Monthly Archives: January 2011

Third season; up the river

We started our third season with ‘Odalisque’ on the LI Sound and happily there were no issues with the boat. The highlight for me of this season was the delivery trip we did with ‘Odalisque’ bringing her up to Nyack … Continue reading

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Stuffing box and aft chain plate woes

We knew that our stuffing box was leaking excessively. During one sail with Noah and Jessica one of us discovered the trickling sound of water coming from in back of the engine. It was almost a pleasant sound that one might hear in a Japanese garden except that it was alarming to be hearing it inside our boat. We also knew that our aft chain plate was not to be trusted after it pulled up about 1/4″ while out for a sail in a decent wind. Matt’s wife Laurie had been sitting behind the tiller and I was not far from her when we heard a loud twang come from the rigging, particularly the aft stay. I quickly realized that we needed to take the tension off the back stay so we furled the jib and motored back to our mooring. This was just great! Now our boat was not even trustworthy under sail power. Continue reading

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Combustion engines 101 or hello Don Moyer

After my overheating incident in the early summer of 2002 I felt a bit helpless since I hadn’t the first clue about how to proceed. To make matters worse there was a persistent drip coming from the stuffing box and I had to make frequent visits to the boat to run our bilge pump. I was beginning to think that owning a keel boat was more then I could handle. I remember bumping into a smiling John Klee Jr. on the HHC launch and he asked me about my boat. When I told him that the engine had overheated and the stuffing box was dripping he made it sound as if it would not take much at all to fix those items. Continue reading

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Ass out, or Captain Inept.

There was a wonderfully breezy day with winds out of the northwest that moved all the trees in Sea Cliff as I drove my wonderful new bride Jessica down to our boat at the HHC. The wind was a brisk 10 – 15 knots but what I had not accounted for was the fetch and wave action we got off a nearly 6 mile fetch. I took my new bride for a sail. Continue reading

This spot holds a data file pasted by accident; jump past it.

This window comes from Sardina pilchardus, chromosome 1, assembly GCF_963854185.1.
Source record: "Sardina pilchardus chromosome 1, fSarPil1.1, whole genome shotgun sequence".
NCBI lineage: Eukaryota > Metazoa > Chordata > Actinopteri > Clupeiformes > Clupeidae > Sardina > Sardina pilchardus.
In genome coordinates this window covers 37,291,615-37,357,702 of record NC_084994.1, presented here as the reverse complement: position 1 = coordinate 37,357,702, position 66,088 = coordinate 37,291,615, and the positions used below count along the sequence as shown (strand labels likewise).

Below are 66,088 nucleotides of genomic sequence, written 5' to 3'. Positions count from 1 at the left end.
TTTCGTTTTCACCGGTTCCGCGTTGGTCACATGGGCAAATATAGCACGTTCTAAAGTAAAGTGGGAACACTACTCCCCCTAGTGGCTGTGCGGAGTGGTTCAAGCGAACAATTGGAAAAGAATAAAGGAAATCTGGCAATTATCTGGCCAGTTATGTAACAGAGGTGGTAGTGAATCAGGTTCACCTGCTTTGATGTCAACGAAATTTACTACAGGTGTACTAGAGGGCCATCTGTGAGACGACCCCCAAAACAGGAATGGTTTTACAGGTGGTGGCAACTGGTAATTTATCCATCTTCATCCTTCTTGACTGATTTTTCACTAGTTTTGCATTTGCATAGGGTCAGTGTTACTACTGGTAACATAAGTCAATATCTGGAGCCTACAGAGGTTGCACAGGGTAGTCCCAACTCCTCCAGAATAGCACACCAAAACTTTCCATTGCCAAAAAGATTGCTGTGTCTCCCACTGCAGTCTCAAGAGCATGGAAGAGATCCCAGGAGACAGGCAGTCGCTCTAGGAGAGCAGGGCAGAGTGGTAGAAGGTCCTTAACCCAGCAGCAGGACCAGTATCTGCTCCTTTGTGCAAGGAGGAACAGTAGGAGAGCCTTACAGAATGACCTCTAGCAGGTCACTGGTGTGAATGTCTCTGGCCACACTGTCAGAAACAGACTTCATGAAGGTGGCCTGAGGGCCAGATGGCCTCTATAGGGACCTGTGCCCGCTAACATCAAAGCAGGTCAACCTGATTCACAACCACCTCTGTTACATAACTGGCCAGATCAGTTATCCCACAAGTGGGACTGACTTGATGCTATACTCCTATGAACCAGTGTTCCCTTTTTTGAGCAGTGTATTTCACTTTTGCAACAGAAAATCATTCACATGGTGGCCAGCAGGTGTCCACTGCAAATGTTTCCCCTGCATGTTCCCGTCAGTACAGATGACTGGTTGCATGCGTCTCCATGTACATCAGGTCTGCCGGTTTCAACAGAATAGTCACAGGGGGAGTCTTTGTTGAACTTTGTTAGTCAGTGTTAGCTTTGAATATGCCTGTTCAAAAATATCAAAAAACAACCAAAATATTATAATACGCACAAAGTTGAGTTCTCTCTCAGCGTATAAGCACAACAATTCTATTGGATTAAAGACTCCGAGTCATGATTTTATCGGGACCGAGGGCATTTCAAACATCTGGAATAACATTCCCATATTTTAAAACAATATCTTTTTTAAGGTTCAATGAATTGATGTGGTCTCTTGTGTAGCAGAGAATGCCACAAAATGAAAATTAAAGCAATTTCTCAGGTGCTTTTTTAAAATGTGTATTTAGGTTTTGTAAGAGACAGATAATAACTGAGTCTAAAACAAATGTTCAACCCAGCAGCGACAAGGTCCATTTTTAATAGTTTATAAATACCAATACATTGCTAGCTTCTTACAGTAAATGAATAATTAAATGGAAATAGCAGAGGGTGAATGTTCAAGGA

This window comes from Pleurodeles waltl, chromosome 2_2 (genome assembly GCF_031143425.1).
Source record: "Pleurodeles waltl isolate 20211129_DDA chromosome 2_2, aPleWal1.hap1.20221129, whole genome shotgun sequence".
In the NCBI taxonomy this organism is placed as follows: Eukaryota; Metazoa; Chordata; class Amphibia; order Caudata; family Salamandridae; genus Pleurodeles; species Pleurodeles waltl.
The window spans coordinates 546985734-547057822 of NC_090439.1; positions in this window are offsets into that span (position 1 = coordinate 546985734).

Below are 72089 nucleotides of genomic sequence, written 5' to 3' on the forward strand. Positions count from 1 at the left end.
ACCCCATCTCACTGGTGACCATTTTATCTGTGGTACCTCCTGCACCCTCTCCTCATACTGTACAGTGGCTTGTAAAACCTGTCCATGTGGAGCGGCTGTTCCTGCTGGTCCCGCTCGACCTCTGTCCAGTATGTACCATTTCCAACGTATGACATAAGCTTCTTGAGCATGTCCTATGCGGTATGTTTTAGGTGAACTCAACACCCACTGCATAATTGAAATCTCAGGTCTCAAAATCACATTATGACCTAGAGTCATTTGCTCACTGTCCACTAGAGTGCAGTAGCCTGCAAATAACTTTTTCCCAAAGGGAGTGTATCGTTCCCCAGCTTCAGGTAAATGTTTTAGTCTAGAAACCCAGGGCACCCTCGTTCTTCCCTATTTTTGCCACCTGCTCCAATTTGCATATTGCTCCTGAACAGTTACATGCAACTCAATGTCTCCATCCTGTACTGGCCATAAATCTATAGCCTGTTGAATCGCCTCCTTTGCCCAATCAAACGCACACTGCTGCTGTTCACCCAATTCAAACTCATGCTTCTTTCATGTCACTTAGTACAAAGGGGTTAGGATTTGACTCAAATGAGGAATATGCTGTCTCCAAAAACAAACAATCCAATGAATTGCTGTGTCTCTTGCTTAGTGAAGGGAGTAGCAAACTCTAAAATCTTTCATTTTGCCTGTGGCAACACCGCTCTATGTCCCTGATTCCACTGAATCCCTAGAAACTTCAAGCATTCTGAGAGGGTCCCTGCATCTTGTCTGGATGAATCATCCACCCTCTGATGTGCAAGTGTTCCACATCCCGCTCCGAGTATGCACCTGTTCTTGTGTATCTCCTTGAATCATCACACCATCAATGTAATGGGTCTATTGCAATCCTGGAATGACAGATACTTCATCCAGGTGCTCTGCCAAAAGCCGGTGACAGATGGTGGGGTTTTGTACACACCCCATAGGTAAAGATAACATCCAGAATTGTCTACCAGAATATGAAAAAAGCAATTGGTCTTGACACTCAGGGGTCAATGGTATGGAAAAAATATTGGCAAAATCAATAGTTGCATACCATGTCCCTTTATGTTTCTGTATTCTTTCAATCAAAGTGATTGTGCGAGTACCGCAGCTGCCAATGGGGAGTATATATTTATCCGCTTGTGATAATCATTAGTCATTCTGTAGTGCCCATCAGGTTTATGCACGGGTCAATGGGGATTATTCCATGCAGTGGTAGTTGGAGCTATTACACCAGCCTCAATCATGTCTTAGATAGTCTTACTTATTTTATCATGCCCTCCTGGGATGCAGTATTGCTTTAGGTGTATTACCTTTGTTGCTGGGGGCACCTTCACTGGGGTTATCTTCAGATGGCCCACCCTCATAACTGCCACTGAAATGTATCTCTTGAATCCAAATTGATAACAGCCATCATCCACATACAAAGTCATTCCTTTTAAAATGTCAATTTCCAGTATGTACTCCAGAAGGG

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Repairs on the hard in Glen Cove, LI, NY

I enjoyed spending time in the boatyard with our boat, working on it, jawing with other owners or yard workers who came by, admiring other boats and just generally being happy that I was not in an office with cubicles while the sun was shining, clouds drifting by, sea gulls calling and all kinds of boatyard dust and chemical vapors drifted by. Sometimes the electric sanders that would be going on at the same time sounded a bit like a ‘sanding symphony’ with a gyrating sound like a swarm of worker bees on a sunny day. Continue reading

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Steppingstone: the good, the bad and the ugly

Steppingstone was not really bad or ugly once we had figured out where not to sail in our immediate area; the Steppingstone rocks appear at low tide. Well, the amount of litter and flotsam that regularly turned up on the beach here was kind of bad and ugly but that was not the marina’s fault. The East River either flows from or into the Long Island Sound (LIS) depending on the tide and no doubt brings much of the garbage that seems to accumulate on the shore here. Continue reading

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Traveler Blocks

Having such an old boat has it’s advantages and disadvantages. One thing we grapple with is sailing with old rigging: no boom vang and no way to control our traveler. The 1967 Tartan 27 traveler is a beautiful bronze track … Continue reading

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June 2003 purchase and delivery

How had I come to be a one third owner in this boat in the first place? I had resisted buying a keel boat because I had an idea how much just the yard fees would be for a boat like this. I had also resisted buying a bigger boat as I had an idea how much work a larger vessel would require, having owned a smaller sailboat or two. I was talked into being a partner in this boat by my partners, Matt and Noah. I had no idea how this odd triumvirate of owners would work out either but I opened the door and stepped into the darkness hoping that my feet would find the ground.
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The Tartan 27′ sailboat. What I think I know about it now.

I happen to like older boats, even wooden ones. I’m not so crazy to think I can deal with a wooden boat so a Classic Plastic boat is what I’ve got with the Tartan 27′. Ours is from 1967 and mostly in mint condition with very few previous owner (PO) modifications.
The Tartan 27′ has some pedigree. It was designed by the legendary firm of Sparkman & Stephens (S&S) and was one of the first mass produced, or production, fiberglass hulls made starting in the very early 1960′s. It is a well designed CCA era boat that has some following and many of the 600+ hulls that were made are still around today. Continue reading

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